There have been tremendous strides made in the past three years to expand and improve the USAG Ansbach Community. One new addition to the post has been the new Child Development Center built on the Katterbach Kaserne. This new building has fixed many problems that the older center had, larger rooms, more safety features, and more storage for teachers, just to name a few. However, with all the benefits this facility has, it still has one big problem, the large age gaps within the classrooms. Children under the age of five seem so close in age, yet vary significantly in their intellectual, cognitive, and physical development. Placing them in rooms together when their developmental level is so far apart can leave many children lost in the shuffle, often getting left behind or not being intellectually stimulated the way they need to be at such a critical period in their development.
There are primarily three developmental class levels within the center. Each developmental level has two to three classrooms. The first level is the infant room where children range from six weeks old to 18 months old. At this age children learn best through play and most interact well together. While in this stage they eat and sleep on request and each infant is kept to their own schedule that best suits the parents and child, where in the rooms that precede this all the children are primarily on the classroom schedule. Once the infant turns 18 months old they move onto the next level of class which is the toddler room. The toddler classrooms accommodate toddlers from 18 months to three years old. In the toddler classroom is where we start to see children struggling. Many kids in the class are already stating their colors,...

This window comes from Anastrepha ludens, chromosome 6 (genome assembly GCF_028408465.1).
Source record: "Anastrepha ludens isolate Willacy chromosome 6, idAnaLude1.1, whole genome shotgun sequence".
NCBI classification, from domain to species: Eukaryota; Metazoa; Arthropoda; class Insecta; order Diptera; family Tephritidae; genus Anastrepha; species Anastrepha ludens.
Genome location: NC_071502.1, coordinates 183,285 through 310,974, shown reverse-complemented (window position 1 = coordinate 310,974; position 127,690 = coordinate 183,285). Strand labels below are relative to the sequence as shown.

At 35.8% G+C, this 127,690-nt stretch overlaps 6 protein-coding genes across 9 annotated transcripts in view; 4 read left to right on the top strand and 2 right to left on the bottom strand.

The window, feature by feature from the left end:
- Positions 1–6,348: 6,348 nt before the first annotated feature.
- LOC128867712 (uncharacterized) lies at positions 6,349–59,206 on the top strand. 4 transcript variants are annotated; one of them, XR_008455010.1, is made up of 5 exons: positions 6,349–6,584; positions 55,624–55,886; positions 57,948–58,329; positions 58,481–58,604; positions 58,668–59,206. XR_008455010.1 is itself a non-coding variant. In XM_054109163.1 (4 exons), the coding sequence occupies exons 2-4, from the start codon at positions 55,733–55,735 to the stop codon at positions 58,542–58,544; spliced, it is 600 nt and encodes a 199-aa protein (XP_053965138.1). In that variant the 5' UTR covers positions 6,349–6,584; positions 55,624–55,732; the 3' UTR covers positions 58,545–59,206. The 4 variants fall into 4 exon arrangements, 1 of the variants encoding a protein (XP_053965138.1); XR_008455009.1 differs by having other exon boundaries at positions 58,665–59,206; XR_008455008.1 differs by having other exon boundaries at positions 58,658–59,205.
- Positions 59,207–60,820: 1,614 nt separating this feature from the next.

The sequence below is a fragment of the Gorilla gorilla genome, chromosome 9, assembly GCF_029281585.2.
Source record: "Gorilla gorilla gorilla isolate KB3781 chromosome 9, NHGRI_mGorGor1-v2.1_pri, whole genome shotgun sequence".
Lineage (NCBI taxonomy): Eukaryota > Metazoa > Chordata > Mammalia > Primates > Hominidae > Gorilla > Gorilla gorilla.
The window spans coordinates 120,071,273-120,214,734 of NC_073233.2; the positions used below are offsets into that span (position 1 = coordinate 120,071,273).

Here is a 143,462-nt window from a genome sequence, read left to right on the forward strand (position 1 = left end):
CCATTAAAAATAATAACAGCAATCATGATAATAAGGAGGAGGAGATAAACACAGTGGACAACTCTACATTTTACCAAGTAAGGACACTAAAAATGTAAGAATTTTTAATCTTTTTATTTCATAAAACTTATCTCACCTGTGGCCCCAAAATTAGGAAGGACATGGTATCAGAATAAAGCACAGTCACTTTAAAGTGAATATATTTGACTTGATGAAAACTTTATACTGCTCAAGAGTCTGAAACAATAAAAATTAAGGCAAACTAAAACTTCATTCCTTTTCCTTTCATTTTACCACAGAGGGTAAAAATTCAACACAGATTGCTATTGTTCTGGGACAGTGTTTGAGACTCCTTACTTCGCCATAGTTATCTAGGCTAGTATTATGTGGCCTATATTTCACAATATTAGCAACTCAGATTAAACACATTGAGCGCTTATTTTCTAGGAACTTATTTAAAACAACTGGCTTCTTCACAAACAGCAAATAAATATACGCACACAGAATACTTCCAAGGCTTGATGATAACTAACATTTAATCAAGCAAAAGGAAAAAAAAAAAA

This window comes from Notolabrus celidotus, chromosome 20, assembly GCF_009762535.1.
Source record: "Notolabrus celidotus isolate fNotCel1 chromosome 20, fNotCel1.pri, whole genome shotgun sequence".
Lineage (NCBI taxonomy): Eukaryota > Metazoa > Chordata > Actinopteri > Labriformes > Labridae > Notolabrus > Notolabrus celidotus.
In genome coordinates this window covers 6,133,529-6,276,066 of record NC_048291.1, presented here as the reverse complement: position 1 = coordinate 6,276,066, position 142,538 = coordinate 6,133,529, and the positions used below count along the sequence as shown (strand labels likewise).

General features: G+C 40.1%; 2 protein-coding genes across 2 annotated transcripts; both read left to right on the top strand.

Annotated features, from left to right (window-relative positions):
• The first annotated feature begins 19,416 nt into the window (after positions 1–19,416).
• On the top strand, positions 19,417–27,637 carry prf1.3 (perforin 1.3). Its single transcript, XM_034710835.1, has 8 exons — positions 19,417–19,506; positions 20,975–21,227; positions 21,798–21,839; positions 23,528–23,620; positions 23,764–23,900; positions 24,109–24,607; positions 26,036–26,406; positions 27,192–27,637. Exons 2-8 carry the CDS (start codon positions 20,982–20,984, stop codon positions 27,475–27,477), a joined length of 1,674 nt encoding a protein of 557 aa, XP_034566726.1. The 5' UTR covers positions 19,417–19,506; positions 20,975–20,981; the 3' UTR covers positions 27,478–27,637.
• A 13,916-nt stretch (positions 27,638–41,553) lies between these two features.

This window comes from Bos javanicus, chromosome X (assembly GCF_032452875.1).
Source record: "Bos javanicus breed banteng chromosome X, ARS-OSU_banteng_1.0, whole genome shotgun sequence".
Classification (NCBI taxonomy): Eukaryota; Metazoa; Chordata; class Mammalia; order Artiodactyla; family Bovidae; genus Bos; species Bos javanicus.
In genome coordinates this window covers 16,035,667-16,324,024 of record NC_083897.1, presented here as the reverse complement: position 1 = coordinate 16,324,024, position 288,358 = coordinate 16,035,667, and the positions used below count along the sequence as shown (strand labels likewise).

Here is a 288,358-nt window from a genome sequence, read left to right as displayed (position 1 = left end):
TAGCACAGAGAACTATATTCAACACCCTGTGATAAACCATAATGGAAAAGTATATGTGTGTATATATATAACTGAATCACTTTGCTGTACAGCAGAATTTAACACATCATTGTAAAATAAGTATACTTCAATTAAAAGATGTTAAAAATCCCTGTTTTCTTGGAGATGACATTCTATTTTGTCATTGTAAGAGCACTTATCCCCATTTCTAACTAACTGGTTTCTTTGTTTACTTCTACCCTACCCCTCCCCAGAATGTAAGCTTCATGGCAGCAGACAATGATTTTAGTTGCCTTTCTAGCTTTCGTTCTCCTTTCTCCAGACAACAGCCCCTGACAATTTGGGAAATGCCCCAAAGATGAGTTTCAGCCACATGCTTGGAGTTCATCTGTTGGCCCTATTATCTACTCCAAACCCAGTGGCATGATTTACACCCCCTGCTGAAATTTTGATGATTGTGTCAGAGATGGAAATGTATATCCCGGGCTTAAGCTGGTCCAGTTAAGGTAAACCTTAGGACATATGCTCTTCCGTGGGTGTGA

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...up instead of struggling to meet the need of two groups of children at different stages. When the teachers are happy they are more likely to enjoy their work, creating a less stressful environment for everyone.
With the addition of this wonderful new facility it would be a shame not to make the most of it. After all, everyone is working toward the same goal: to provide the best possible care and a safe, stable environment for children who may not get the experience of that anywhere else. When focusing on the specific needs of the children, the teachers are happier, the staff is happier, but most important the children are happier.
Abu Taleb, Tagreed Fathi. "Necessary School Readiness Skills For Kindergarten Success According To Jordanian Teachers." Early Child Development & Care 183.12 (2013): 1878-1890. Academic Search Complete. Web. 24 Apr. 2014.
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